Car news: the biggest motoring stories 2021 - June to July

We take a look at the some of the best news stories featured on Auto Express throughout 2021...


Toyota’s revolutionary 10-year warranty

Toyota and Lexus launched a ground-breaking new warranty scheme this summer that covers their cars for up to 10 years from the original delivery. 

We previously thought that Kia and SsangYong’s seven-year warranties were unbeatable, but the scheme from Toyota and Lexus covers all models up to 10 years old – so existing owners can benefit – as long as they are serviced at approved centres.

Toyota launches groundbreaking 10-year warranty

Euro-spec Honda Civic Mk11 unmasked

Honda revealed the 11th-generation Civic in June, following an initial glimpse of the car from the saloon model that went on sale in the US earlier in the year. 

The hatchback, which looks more conventional than the current car, will only be available as a hybrid, as part of Honda’s plan to electrify all its models by 2025. It will be the first Civic sold in Britain but not built here since 1994, because of the closure of Honda’s Swindon plant.

New 2022 Honda Civic hatchback revealed with hybrid power

Ferrari 296 GTB V6 hybrid revealed

A new Ferrari is always exciting, especially when it has 819bhp – and the new 296 GTB delivers that from its V6 engine and electric motor. 

It’s the first six-cylinder Ferrari since the Dino 246 GT of 1974, but thanks to the plug-in hybrid powertrain, it’s one of the most technologically advanced supercars of its type.

It can sprint from 0-62mph in just 2.9 seconds and has a top speed of over 200mph, but unlike many high-powered models it has rear-wheel drive only. We can’t wait to get behind the wheel of this futuristic new Ferrari.

New 2021 Ferrari 296 GTB launched with 819bhp V6 hybrid powertrain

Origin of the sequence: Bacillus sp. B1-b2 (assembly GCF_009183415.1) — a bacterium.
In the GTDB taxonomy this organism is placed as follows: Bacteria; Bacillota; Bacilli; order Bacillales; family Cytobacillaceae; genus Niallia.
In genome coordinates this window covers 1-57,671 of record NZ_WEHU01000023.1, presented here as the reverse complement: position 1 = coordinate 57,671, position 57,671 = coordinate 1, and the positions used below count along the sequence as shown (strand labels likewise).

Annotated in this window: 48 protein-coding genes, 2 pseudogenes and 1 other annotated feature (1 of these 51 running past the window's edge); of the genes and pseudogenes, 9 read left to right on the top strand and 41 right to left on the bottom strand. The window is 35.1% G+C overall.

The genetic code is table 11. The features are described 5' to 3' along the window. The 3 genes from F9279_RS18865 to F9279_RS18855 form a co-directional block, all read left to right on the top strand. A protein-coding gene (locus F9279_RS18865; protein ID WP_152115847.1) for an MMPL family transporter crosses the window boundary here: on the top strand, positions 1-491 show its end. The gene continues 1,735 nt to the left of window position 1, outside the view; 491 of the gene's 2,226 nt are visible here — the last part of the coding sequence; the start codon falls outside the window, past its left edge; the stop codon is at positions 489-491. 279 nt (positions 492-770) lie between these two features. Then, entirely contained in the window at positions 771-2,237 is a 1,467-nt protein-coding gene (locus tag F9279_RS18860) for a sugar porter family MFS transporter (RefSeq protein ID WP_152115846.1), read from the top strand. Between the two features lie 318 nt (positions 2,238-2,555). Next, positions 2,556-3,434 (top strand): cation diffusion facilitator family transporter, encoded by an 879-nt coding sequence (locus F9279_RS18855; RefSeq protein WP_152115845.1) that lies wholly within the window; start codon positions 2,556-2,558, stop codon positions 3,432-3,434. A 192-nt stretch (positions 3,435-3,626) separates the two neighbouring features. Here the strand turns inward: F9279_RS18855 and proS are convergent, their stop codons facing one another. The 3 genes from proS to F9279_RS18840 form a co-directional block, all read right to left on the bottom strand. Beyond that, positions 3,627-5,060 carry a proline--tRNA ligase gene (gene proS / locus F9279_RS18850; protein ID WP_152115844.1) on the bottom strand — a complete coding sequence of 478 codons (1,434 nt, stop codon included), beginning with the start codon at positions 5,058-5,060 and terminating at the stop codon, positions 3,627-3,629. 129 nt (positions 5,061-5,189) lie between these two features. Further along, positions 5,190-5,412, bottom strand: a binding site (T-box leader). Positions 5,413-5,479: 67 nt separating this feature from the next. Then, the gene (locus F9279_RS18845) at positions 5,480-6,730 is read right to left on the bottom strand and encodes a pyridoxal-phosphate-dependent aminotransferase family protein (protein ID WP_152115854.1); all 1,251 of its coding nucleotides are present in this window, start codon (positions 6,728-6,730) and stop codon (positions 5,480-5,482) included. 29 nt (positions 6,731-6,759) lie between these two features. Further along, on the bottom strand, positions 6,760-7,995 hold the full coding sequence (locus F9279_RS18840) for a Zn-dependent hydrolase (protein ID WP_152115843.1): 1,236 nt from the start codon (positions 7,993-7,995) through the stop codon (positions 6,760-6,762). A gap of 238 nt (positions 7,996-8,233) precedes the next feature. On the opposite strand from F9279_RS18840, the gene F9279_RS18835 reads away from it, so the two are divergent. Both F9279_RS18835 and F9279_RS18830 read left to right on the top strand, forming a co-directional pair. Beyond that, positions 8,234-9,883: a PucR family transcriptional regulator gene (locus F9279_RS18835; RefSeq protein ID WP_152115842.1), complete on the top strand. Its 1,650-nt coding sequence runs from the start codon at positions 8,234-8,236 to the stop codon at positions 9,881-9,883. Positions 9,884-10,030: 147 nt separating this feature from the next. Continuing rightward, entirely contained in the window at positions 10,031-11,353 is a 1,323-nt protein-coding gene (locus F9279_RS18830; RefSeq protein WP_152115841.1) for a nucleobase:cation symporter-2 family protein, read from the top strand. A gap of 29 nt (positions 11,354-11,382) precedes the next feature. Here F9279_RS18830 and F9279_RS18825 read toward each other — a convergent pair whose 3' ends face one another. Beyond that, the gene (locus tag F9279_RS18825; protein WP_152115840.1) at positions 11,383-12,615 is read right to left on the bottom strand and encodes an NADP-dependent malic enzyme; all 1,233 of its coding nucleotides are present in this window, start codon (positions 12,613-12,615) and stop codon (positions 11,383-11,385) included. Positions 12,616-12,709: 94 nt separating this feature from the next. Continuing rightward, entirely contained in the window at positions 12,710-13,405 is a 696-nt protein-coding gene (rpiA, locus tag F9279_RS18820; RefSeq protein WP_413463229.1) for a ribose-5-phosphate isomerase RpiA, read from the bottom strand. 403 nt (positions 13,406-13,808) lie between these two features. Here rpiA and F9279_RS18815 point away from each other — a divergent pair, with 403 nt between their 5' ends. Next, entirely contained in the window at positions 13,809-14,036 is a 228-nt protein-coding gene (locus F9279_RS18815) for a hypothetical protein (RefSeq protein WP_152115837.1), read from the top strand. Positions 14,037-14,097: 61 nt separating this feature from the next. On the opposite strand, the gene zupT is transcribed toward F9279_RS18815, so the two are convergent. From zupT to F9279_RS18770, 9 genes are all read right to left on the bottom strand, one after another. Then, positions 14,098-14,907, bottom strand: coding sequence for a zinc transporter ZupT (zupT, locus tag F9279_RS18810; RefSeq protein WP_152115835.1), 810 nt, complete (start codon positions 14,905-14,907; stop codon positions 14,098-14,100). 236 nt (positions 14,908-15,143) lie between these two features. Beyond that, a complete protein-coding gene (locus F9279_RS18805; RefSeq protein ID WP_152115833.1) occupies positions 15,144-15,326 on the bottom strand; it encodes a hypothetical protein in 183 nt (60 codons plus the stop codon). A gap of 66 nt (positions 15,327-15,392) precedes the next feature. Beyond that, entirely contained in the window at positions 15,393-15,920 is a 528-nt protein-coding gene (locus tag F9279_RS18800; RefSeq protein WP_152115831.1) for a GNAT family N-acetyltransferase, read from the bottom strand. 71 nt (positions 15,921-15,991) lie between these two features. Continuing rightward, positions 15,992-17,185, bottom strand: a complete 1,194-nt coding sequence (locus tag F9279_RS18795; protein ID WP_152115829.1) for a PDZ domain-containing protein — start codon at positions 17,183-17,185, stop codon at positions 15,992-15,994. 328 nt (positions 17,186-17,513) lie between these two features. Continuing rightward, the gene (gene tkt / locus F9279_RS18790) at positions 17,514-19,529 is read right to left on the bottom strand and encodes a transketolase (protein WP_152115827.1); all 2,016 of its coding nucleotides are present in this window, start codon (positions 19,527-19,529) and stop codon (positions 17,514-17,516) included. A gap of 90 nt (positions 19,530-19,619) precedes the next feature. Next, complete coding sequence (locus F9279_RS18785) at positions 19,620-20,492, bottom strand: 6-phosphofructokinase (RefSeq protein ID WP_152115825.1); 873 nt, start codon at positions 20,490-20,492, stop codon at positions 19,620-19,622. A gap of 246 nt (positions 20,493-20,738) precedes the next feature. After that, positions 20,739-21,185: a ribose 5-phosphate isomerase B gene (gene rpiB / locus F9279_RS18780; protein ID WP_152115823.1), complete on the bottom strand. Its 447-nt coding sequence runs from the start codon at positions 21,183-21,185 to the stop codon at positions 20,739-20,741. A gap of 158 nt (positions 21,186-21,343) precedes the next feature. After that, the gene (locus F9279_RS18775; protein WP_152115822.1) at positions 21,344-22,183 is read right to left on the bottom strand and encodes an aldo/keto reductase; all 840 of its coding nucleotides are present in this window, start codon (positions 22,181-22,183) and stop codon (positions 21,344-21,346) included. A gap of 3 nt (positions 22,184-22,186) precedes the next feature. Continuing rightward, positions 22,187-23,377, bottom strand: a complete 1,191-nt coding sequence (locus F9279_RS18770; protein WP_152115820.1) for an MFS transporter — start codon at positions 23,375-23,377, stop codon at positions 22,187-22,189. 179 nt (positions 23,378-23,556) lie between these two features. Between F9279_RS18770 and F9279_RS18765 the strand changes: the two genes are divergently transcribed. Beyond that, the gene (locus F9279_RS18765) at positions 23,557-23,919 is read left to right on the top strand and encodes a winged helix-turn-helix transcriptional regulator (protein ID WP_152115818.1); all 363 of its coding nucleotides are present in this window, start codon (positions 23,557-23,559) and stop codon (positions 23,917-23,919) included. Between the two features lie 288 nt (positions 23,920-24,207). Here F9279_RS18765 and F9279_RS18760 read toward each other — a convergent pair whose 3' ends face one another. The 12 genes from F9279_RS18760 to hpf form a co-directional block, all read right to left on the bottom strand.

Pandemic caused a severe backlog for paperwork at the DVLA

This summer we reported that the Driver and Vehicle Licensing Agency (DVLA) was faced with a “catastrophic” backlog of applications and cases caused by a variety of factors linked to Covid-19, including social-distancing rules and industrial action.

The Public and Commercial Services Union (PCS) held strikes this year in response to “unsafe” working conditions, and over 640 members of the DVLA’s 6,000 staff reportedly caught Covid-19. The PCS union said that this could have been avoided if staff were allowed to work from home.

Mark Serwotka, head of the PCS, said: “We believe that if the Department of Work and Pensions can deal with three million universal credit claims, if HMRC can deliver the furlough scheme, if we have workers in the Home Office, Ministry of Justice and devolved nations working from home handling in some cases much more secure data, then so could the DVLA.”

In response, Julie Leonard, chief executive of the DVLA, said that “[the DVLA has] taken staff safety incredibly seriously at every point in this. Had it been easy to have more people working at home, we would have done it. Staff safety really has come first.”

As a result of this industrial action and other factors, some motorists were left unable to drive for months, while others never received documents that should have been returned to them by the DVLA.

Online operations were mostly unaffected, but drivers with medical conditions, or those needing a letter from a medical professional, have to rely on physical documents. The DVLA said: “There are significant delays in processing paper applications and contacting us due to ongoing industrial action and social-distancing requirements. Paper applications are taking, on average, up to six weeks to process, but there may be longer delays for more complex transactions.”

Thankfully drivers were told that they could continue to drive after submitting an application as long as they hadn’t been instructed not to do so for medical reasons.